In 1989, the Block Museum opened its Sculpture Garden with nine of the monumental bronzes donated by Block. The Sculpture Garden was designed by Chicago architect John Vinci and through donations and acquisitions has grown to 22 pieces. Located on the University's Evanston campus, it is open year-round.


Free Block Sculpture Garden Tours, by appointment only. The Block Museum Sculpture Garden features monumental works by Hans Arp, Barbara Hepworth, Henry Moore, Joan Miro and others. For more information about the Sculpture Garden, visit http://www.blockmuseum.northwestern.edu/collections/sculpture.html/. For more information or to pre-arrange a tour of the Sculpture Garden, call (847) 491-4852.


The Dittmar Memorial Gallery, Norris University Center, 1999 Campus Drive, Evanston campus. The gallery is open from 10 a.m. to 10 p.m. daily. Admission is free. The gallery places emphasis on ethnic cultural art, art by emerging artists, art by or about women, artwork by Northwestern undergraduate and graduate art students and traveling art shows. For information, call (847) 491-2348 or Norris University Center at (847) 491-2300, e-mail dittmargallery@northwestern.edu or visit the Dittmar Web site at http://www.norris.northwestern.edu/dittmar.php.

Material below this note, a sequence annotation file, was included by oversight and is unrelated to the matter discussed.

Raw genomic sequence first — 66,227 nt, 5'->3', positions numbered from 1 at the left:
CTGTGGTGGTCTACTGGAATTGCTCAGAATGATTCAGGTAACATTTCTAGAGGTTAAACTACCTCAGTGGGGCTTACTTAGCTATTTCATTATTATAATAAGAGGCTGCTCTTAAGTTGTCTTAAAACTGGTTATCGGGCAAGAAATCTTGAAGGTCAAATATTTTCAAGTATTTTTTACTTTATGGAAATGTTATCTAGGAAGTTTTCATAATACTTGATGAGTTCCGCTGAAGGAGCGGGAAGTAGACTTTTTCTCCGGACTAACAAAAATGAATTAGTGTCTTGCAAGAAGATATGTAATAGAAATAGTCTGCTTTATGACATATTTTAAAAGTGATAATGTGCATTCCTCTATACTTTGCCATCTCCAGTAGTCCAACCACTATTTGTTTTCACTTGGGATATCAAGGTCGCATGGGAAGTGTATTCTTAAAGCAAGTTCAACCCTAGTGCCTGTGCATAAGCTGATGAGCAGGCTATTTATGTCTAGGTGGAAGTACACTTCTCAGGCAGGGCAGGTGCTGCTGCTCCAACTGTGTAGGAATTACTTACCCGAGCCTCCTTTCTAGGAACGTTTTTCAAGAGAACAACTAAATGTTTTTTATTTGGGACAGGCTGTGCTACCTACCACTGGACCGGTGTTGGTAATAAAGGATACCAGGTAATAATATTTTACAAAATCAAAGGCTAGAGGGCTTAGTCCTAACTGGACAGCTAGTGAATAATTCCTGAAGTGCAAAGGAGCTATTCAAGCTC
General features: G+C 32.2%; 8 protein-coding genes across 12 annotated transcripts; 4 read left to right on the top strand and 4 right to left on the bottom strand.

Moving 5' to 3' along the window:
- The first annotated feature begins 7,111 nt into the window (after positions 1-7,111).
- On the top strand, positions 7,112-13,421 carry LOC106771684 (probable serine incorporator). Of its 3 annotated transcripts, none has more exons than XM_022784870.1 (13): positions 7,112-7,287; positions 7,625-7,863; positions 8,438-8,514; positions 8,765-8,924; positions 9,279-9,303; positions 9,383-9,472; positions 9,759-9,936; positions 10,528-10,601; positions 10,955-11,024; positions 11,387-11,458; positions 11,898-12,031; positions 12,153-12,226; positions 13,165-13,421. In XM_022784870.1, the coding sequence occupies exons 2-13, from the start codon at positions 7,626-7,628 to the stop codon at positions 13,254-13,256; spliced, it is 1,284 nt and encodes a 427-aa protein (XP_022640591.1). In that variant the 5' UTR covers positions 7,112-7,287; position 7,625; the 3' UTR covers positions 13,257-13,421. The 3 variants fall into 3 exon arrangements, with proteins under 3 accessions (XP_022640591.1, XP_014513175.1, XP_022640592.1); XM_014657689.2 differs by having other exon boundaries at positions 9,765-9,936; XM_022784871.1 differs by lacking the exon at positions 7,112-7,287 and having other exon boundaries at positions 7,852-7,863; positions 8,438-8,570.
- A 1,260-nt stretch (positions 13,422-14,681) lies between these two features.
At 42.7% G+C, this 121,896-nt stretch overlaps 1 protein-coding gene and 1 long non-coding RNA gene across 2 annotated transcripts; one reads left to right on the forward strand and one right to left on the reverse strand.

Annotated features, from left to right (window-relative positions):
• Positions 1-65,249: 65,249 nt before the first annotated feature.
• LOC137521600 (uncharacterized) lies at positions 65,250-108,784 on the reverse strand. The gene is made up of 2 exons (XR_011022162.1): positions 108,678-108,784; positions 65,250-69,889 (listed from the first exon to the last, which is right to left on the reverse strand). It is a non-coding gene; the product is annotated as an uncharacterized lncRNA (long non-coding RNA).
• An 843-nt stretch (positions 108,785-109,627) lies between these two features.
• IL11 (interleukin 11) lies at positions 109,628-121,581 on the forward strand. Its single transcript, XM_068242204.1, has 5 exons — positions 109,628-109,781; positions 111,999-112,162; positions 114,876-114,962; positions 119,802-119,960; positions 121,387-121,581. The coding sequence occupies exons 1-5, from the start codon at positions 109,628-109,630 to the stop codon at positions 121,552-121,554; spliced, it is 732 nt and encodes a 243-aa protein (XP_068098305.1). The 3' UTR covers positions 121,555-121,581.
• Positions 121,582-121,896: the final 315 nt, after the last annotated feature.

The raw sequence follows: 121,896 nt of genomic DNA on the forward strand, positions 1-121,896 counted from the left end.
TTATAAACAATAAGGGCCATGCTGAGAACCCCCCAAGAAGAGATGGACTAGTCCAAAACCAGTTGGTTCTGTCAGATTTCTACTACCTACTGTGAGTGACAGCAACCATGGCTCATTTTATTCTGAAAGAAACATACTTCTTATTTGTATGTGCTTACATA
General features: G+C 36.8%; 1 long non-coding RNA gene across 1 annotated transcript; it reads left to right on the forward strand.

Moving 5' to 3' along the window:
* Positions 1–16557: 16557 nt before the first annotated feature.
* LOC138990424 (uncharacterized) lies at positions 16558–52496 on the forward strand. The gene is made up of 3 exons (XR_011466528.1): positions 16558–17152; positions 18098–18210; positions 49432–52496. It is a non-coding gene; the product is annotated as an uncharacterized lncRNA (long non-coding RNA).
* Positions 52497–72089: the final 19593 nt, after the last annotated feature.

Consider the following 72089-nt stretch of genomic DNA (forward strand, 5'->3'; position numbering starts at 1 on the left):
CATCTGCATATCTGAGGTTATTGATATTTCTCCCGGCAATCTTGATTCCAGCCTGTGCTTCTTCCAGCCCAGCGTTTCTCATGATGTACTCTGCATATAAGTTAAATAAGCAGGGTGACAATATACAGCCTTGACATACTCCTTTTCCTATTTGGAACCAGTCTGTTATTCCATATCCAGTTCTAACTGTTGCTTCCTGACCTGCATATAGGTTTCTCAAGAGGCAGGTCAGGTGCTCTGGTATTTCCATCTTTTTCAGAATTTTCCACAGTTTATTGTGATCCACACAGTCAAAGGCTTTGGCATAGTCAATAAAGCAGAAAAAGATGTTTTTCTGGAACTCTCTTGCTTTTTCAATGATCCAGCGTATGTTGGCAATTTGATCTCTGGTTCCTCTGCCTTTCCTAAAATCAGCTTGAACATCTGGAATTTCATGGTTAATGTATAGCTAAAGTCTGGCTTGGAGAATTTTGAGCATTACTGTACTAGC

"Nobody Never Gets to Heaven and Nobody Gets No Land," Works by Heather Marie Davis-Jones, through March 20, Dittmar Memorial Gallery. Artist Heather Marie Davis-Jones' work addresses exoticization, dislocation, racial stereotypes and disobedience. Old photographs, symbolism and appropriated images from explorer magazines, tourist books and found or collected objects are utilized to evaluate black, Negro, Afro and African identities in relationship to whiteness and the desire to assimilate or to be white. Her work addresses how people are defined and self-define -- by their culture, their country or their skin color -- and is a result of internal family racism, reactionary revolutions, interracial relationships and miscegenation. An opening reception from 6 to 8 p.m. Friday, Feb. 15, is free and open to the public.
Topics: Campus Life